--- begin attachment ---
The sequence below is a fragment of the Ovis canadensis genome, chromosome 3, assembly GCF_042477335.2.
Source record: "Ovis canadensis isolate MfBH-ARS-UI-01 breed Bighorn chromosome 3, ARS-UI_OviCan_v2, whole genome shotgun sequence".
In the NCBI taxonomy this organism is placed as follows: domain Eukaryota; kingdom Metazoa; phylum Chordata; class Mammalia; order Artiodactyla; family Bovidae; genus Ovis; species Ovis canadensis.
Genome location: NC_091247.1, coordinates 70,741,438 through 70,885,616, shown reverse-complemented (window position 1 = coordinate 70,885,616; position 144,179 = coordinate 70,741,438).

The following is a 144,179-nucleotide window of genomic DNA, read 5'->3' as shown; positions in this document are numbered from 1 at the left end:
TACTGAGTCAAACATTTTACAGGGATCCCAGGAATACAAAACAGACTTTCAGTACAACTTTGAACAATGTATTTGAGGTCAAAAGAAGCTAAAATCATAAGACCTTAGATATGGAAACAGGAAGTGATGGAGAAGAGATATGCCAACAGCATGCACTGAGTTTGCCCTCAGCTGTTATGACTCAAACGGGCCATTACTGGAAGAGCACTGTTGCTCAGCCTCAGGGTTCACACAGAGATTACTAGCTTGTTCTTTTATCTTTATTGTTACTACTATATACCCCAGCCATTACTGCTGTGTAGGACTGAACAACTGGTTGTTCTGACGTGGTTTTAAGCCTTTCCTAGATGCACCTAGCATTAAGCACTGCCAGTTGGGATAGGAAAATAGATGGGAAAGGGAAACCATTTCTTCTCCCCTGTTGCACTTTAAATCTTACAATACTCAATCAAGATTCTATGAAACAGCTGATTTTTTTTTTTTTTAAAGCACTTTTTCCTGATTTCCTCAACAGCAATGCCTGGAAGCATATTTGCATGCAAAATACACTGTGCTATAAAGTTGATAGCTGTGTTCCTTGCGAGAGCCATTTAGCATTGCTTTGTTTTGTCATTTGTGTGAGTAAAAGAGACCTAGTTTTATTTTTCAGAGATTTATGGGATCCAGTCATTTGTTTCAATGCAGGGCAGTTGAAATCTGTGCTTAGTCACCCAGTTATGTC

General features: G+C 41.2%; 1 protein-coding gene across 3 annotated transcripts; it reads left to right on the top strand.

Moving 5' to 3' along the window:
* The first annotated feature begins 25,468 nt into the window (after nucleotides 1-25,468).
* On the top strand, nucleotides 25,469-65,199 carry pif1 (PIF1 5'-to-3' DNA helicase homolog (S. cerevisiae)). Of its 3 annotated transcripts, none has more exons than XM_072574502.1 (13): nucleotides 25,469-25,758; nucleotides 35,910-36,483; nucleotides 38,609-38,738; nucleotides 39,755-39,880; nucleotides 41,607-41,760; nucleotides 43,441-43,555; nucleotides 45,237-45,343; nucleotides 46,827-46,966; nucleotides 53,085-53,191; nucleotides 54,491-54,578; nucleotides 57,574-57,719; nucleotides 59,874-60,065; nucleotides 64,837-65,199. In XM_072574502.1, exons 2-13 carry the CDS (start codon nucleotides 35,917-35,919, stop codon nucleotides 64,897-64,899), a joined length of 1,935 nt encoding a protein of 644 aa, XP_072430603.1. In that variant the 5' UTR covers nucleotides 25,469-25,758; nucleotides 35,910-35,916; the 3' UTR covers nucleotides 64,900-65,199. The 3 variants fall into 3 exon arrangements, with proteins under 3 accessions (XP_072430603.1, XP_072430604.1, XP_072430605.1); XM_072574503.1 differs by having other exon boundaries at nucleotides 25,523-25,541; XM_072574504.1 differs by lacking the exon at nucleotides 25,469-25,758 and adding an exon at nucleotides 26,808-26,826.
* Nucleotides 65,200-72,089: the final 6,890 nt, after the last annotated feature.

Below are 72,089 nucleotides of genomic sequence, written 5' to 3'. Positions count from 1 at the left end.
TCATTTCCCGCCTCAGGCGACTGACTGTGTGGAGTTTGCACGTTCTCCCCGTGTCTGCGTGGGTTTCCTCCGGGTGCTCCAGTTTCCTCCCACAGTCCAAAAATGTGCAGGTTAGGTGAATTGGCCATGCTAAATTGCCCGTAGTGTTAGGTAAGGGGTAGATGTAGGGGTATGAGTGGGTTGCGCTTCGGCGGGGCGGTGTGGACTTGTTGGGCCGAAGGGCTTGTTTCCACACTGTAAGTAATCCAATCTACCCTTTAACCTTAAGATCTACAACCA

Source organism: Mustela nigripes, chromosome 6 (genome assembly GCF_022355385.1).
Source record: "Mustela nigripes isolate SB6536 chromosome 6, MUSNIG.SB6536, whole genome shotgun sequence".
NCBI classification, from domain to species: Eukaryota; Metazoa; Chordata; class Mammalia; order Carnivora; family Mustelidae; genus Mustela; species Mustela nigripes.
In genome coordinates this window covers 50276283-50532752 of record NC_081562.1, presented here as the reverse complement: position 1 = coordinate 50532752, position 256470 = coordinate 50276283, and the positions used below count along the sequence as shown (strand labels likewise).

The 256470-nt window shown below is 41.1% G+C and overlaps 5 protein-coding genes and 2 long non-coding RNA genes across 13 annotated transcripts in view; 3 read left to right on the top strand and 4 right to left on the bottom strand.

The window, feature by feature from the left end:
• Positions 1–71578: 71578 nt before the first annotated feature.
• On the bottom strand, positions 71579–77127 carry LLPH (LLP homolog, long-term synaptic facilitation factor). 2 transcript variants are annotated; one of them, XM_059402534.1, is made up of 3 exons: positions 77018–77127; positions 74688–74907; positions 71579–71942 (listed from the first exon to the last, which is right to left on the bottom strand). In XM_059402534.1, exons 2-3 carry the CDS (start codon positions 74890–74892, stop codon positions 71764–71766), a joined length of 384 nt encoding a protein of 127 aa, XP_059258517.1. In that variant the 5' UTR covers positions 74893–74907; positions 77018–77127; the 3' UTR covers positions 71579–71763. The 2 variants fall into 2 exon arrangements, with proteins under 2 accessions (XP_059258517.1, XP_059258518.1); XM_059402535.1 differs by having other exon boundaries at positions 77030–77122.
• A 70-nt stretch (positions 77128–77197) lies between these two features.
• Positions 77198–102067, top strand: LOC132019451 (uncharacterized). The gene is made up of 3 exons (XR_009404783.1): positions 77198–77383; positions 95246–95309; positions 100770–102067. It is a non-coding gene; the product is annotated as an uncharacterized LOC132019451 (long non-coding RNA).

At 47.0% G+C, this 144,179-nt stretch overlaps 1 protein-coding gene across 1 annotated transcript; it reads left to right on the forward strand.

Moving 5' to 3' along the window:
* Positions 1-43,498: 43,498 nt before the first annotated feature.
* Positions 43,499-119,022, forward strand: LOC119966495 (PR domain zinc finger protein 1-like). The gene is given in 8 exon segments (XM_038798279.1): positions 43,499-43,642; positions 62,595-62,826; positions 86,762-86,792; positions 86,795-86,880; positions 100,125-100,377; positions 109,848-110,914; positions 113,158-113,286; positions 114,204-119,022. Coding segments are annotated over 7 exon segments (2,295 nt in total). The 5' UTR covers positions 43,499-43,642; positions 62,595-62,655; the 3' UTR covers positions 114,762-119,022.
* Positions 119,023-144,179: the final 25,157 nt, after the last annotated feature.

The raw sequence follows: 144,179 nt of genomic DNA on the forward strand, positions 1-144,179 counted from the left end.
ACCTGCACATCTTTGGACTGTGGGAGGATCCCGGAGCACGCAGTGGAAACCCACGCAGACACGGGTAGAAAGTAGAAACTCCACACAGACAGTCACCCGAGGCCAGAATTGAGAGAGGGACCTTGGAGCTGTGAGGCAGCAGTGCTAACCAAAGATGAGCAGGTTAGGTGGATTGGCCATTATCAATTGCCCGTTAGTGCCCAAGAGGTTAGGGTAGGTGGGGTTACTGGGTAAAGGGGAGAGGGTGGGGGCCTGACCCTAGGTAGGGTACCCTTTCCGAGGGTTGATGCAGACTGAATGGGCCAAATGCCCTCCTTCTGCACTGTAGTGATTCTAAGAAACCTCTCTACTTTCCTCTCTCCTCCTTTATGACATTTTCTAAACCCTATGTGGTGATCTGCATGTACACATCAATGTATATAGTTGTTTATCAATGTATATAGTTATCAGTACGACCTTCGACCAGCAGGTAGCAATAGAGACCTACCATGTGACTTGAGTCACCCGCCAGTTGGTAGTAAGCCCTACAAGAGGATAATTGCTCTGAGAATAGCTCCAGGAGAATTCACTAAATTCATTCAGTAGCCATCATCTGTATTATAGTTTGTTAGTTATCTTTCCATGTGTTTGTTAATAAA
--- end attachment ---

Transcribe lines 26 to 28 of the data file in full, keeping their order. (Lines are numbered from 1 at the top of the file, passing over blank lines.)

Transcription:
* Positions 1-43,498: 43,498 nt before the first annotated feature.
* Positions 43,499-119,022, forward strand: LOC119966495 (PR domain zinc finger protein 1-like). The gene is given in 8 exon segments (XM_038798279.1): positions 43,499-43,642; positions 62,595-62,826; positions 86,762-86,792; positions 86,795-86,880; positions 100,125-100,377; positions 109,848-110,914; positions 113,158-113,286; positions 114,204-119,022. Coding segments are annotated over 7 exon segments (2,295 nt in total). The 5' UTR covers positions 43,499-43,642; positions 62,595-62,655; the 3' UTR covers positions 114,762-119,022.
* Positions 119,023-144,179: the final 25,157 nt, after the last annotated feature.